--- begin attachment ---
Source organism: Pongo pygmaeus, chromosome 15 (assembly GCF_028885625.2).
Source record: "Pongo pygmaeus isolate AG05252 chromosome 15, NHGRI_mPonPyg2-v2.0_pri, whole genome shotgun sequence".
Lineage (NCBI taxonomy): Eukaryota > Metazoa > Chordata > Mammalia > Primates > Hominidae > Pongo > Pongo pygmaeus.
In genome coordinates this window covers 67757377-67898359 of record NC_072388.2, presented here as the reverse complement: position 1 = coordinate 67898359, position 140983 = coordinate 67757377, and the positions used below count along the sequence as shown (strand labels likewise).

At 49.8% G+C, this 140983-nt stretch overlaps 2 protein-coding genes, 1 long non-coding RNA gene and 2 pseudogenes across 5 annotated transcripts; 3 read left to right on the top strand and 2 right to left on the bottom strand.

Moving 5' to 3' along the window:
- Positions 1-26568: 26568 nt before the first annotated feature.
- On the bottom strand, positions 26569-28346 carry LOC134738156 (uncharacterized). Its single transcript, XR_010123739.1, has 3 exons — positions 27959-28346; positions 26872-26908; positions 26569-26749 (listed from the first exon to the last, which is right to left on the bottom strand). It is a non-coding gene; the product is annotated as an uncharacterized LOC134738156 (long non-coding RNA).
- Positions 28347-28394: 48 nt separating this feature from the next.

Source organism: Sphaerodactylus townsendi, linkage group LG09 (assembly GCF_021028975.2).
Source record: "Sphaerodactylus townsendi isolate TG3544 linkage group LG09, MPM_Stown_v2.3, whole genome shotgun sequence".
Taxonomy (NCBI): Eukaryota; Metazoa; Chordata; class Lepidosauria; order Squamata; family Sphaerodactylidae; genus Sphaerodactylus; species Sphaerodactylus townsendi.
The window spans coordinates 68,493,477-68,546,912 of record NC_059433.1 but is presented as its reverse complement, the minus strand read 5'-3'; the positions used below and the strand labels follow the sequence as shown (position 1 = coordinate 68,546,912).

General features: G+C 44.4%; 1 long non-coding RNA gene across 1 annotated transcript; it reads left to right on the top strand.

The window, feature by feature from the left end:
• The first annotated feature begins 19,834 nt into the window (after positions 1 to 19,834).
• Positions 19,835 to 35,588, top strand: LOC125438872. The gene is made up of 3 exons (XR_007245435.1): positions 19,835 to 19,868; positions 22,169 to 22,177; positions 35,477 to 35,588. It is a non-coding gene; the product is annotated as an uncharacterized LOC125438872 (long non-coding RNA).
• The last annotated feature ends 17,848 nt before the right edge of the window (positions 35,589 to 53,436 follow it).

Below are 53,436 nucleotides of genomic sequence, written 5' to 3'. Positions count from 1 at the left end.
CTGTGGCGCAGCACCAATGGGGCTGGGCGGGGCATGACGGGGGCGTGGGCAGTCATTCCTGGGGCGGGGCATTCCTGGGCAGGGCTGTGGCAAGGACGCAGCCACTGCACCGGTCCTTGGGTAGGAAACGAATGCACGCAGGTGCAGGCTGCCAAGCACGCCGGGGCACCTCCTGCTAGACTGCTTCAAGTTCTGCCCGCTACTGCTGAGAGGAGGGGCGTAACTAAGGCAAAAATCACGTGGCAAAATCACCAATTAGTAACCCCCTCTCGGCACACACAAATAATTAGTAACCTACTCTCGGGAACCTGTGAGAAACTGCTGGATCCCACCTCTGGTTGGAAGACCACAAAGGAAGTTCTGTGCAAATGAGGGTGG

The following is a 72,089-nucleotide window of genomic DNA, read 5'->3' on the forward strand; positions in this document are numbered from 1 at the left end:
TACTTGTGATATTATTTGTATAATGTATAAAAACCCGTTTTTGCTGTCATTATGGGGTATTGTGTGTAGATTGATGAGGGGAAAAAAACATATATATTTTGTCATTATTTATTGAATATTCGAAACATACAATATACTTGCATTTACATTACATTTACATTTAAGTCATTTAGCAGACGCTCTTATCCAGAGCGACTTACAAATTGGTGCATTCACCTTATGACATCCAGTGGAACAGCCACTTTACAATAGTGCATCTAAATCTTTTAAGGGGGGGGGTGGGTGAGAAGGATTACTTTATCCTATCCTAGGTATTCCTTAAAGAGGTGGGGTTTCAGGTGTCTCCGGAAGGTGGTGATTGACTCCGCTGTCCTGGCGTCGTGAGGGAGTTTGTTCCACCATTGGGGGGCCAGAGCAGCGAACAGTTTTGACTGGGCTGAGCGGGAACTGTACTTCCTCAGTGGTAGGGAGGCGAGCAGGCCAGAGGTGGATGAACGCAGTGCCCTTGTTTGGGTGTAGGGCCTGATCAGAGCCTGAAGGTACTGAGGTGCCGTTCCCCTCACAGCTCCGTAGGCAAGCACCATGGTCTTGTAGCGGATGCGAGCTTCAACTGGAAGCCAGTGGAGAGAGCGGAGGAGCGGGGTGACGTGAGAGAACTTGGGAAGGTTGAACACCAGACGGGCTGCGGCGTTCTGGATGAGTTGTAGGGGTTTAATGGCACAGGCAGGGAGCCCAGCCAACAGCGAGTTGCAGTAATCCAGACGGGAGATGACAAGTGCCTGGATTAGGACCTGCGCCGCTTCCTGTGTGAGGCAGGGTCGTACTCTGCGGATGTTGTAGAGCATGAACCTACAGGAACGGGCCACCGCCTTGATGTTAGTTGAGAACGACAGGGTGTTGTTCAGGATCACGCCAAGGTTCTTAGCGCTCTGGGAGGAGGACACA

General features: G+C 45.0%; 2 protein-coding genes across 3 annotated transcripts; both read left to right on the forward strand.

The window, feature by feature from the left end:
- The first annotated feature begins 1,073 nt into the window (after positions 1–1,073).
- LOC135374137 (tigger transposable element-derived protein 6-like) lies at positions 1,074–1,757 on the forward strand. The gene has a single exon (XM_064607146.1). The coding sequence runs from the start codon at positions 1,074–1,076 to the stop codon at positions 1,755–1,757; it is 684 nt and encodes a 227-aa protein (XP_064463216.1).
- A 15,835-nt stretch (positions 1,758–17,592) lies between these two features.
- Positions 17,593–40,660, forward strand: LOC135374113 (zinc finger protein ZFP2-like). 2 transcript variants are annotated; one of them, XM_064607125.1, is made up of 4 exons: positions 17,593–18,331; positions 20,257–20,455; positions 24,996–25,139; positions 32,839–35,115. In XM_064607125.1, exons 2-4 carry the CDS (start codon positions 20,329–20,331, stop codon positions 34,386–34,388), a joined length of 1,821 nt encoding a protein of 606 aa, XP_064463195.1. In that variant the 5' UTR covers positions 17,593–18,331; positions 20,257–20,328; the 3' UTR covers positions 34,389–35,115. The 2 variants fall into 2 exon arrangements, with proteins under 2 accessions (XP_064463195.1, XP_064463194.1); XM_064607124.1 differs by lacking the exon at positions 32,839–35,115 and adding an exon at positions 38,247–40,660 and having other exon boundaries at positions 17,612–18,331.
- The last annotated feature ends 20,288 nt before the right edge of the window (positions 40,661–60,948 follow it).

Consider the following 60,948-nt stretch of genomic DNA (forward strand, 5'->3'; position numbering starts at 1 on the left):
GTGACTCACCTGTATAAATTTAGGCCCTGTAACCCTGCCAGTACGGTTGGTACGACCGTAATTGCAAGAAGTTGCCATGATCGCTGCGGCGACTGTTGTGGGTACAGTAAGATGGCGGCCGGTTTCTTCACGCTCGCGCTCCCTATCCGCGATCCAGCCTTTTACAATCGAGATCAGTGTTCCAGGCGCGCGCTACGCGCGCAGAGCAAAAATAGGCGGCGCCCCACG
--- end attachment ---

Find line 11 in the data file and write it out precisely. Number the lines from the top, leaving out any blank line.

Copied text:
Source record: "Sphaerodactylus townsendi isolate TG3544 linkage group LG09, MPM_Stown_v2.3, whole genome shotgun sequence".